-Mohammed Forrukh Rahman*

The Construction & Engineering related disputes are in rise in Bangladesh. As per a recent Survey, clients, contractors and consultants found that 30% of the construction contracts signed is going into dispute in the past 12 months. More than 8 out of 10 disputes arose between the client (owner) and main contractor with the assessment of delay, extension of time and contract variations cited as the primary causes of contention.

Construction & Engineering related disputes can be categorized in 2 categories, (i) Public Projects & (ii) Commercial Projects.

In Public Projects, contract is awarded by way of rigorous competitive tendering process due to presence of Public Funds. On the other hand, Commercial Projects may not involve competitive tendering process. Contractor may be selected informally based on negotiation. In both type of projects there is inevitably a main contract between owner and contractor. Besides, there may or may not be several other contracts with Banks, Insurance, Architect, Engineer, Sub-contractor etc. In major Construction & Engineering contracts the Contractor may appoint Engineering Company for engineering, procurement & commission (EPC) for completion of actual construction work while the contractor remains in charge of the overall project, success or failure.

Similarly, after commissioning the main contractor/owner may also sign sub-contract with another engineering company for operation & maintenance (O & M) of the project. Again, the main contractor/owner remains responsible for the success or failure.

The Disputes are increasing for several reasons which are described as follows:

  1. Tendency to avoid Due Diligence including Legal Due Diligence before signing contract is a very common. This is because the parties have the tendency to save time and cost, which is very negligible compared to the overall cost of the project, at the early stages of the project. Legal Due Diligence actually helps the parties involved in assessing their risk, cost, time etc.
  2. Drafting of contract without the help of legal advisor and/or using bespoke contracts which may not be suitable for the project from legal point of view. Such contracts may lead to several confusions, misunderstanding, conflicting outcome etc which may ultimately results in disputes between the parties involved.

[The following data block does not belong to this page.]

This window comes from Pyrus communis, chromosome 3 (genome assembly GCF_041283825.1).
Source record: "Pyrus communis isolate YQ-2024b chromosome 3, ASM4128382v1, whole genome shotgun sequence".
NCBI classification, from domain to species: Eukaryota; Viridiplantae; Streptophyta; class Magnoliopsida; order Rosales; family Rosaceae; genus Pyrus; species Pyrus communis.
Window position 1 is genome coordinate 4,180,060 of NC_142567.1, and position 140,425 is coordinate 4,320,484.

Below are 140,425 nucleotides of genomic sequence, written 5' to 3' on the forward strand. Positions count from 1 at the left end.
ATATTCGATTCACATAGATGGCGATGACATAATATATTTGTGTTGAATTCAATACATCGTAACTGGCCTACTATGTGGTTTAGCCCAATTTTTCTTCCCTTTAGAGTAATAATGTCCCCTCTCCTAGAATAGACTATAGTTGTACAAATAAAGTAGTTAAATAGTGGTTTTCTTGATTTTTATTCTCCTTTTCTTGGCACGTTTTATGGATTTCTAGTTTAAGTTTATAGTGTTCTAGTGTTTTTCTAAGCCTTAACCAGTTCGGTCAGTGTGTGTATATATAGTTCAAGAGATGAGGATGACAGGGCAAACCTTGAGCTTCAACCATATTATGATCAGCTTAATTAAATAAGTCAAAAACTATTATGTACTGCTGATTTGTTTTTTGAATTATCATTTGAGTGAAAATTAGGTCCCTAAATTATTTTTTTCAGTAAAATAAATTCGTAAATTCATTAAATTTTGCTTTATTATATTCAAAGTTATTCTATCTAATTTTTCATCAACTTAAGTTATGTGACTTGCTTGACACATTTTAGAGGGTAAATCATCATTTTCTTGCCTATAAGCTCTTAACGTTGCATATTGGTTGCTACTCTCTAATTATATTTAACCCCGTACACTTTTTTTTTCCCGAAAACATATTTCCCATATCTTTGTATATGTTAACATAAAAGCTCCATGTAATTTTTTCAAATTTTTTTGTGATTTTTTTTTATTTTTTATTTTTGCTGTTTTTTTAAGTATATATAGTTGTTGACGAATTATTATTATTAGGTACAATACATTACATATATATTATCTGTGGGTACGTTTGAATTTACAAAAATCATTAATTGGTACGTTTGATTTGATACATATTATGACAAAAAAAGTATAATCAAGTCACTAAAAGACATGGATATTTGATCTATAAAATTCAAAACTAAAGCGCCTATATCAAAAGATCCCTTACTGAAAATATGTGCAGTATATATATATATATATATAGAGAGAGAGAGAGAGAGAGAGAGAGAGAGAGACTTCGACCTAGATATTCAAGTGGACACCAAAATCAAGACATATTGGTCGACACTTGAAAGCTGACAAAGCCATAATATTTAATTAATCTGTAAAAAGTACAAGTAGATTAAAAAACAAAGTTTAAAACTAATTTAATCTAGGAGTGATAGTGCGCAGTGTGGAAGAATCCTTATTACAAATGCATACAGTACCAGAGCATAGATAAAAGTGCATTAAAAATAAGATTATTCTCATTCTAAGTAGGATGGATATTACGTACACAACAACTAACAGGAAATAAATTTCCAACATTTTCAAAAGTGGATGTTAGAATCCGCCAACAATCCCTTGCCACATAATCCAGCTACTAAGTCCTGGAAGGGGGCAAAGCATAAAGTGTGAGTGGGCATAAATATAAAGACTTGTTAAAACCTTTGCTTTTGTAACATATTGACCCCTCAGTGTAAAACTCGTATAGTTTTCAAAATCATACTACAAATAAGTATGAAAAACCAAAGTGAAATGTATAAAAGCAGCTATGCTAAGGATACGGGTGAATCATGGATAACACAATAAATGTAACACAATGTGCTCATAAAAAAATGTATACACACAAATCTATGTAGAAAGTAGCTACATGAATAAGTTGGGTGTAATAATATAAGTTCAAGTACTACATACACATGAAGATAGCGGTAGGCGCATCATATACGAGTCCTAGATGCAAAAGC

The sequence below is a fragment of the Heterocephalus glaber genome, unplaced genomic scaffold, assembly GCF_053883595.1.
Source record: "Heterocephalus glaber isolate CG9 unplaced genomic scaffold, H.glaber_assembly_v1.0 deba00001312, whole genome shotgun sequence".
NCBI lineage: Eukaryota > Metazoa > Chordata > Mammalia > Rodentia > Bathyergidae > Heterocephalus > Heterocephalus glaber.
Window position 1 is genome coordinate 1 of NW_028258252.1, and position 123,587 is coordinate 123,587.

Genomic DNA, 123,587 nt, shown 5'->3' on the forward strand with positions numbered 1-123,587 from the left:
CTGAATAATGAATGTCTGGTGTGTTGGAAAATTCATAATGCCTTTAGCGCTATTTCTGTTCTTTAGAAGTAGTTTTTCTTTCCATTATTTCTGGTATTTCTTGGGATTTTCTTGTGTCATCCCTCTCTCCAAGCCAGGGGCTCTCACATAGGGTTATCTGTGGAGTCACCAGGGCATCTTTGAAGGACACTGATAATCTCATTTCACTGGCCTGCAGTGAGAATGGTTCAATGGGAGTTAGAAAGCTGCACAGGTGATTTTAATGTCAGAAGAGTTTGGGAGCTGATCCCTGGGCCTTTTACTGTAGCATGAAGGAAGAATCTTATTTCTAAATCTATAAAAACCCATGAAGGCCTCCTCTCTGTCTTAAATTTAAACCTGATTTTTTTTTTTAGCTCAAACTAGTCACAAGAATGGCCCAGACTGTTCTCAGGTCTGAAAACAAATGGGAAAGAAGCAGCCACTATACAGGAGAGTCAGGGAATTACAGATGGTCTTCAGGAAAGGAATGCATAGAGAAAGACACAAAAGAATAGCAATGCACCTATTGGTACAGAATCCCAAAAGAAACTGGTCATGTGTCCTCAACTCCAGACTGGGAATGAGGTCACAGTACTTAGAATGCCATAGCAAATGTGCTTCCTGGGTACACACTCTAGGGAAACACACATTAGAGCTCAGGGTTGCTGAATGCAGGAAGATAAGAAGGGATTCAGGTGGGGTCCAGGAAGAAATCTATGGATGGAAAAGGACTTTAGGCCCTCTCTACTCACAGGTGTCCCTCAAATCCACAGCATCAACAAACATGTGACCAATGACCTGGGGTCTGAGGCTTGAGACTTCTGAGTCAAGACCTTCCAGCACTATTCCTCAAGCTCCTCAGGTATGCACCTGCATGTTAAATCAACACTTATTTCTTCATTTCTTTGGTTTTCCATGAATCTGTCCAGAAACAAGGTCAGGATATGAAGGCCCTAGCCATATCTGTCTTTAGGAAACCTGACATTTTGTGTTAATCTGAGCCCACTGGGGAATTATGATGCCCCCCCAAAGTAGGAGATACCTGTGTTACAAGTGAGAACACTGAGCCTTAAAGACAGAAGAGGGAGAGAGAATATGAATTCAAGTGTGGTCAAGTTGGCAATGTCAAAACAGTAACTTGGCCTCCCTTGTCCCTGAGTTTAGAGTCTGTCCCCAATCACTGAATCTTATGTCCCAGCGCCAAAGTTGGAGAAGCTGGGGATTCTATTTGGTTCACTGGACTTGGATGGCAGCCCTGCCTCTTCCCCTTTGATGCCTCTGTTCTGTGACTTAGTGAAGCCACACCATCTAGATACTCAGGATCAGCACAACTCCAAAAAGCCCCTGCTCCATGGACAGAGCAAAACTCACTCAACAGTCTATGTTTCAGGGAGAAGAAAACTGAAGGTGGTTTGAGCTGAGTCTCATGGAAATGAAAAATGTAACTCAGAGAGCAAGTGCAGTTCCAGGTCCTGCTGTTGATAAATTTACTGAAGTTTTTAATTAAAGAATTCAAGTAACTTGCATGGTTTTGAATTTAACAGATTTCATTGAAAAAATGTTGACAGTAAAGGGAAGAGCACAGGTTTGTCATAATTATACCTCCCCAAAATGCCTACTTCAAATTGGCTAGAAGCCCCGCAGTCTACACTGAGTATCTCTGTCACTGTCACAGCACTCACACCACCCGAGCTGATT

3. Due to lack of knowledge and ignorance of the parties the contract may not contain suitable dispute resolution clause. Depending on the nature of the contracts, parties involved, cross-border transactions, location of parties etc international arbitration, local arbitration, institutional arbitration, mediation, mutual consultation, and finally litigation may be suitable. Hence, it is important that the parties agree to an appropriate Dispute Resolution clause.

In major construction projects e.g. Power Project, there may be more than one agreement e.g. Power Purchasing Agreement (PPA), Gas Supply Agreement (GSA), Land Lease Agreement (LLA) etc. which are prepared in standard form and are found in the tender documents. However, tailor-made clauses suitable for the project are always required. This can be achieved and further negotiated in pre-bid meetings.

Similarly in Ship construction contracts, complex agreements are often required involving performance guarantees, refund guarantees and also payment by installment which surely has implications of local and international laws.

Accordingly, owner, contractor, sub-contractor, EPC and O&M companies, architects, engineers etc. for their own interest may allocate time and resources for Legal Due Diligence to avoid disputes which may lead to complex lengthy litigations etc.


*By Mohammed Forrukh Rahman, Head of Chambers Barrister-at-Law (Lincoln’s Inn), LLM (Int Dispute Resolution) (Lond.) PGDipLaw(Maritime), PGCertLaw (Commercial and Corporate), LLB (Lond), PGCertLaw (Corp & Comm) (Lond), Fellow, Hong Kong Institute of Arbitrators (FHKIArb)ACIArb, ASIArb, CEDR Accredited Mediator, Advocate, Supreme Court of Bangladesh.



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